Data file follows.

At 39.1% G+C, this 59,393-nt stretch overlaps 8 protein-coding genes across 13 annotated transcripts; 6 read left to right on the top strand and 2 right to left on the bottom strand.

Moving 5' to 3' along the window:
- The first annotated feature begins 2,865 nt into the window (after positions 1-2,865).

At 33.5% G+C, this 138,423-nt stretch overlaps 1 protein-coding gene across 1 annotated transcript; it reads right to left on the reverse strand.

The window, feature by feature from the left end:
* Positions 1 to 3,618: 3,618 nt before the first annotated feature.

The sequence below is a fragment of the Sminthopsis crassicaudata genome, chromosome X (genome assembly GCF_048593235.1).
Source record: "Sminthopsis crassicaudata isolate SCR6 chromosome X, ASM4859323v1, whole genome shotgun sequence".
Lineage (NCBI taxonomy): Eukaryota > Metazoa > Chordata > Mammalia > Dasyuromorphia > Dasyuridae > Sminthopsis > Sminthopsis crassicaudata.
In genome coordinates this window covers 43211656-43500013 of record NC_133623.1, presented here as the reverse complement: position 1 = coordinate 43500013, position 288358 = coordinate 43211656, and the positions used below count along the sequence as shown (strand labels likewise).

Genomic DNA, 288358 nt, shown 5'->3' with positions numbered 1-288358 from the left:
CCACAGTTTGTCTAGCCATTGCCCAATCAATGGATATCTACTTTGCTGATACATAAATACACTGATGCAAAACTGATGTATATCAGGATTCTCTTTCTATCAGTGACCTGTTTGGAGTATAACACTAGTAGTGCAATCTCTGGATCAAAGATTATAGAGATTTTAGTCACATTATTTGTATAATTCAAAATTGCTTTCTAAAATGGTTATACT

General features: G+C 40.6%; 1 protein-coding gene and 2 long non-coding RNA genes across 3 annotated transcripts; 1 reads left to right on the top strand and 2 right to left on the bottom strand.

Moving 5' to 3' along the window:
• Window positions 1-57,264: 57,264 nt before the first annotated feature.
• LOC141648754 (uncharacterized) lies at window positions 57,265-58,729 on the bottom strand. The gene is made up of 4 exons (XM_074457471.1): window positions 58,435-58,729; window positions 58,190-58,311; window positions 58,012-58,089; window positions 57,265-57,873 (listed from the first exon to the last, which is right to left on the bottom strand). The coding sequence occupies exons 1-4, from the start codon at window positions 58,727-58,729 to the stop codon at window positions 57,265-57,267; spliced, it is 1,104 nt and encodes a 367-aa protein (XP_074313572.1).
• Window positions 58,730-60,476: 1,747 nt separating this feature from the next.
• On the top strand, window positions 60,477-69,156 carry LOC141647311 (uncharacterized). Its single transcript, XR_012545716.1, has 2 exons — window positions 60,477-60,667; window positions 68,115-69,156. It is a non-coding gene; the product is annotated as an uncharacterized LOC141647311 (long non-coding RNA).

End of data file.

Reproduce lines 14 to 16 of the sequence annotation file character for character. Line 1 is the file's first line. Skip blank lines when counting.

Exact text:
Moving 5' to 3' along the window:
• Window positions 1-57,264: 57,264 nt before the first annotated feature.
• LOC141648754 (uncharacterized) lies at window positions 57,265-58,729 on the bottom strand. The gene is made up of 4 exons (XM_074457471.1): window positions 58,435-58,729; window positions 58,190-58,311; window positions 58,012-58,089; window positions 57,265-57,873 (listed from the first exon to the last, which is right to left on the bottom strand). The coding sequence occupies exons 1-4, from the start codon at window positions 58,727-58,729 to the stop codon at window positions 57,265-57,267; spliced, it is 1,104 nt and encodes a 367-aa protein (XP_074313572.1).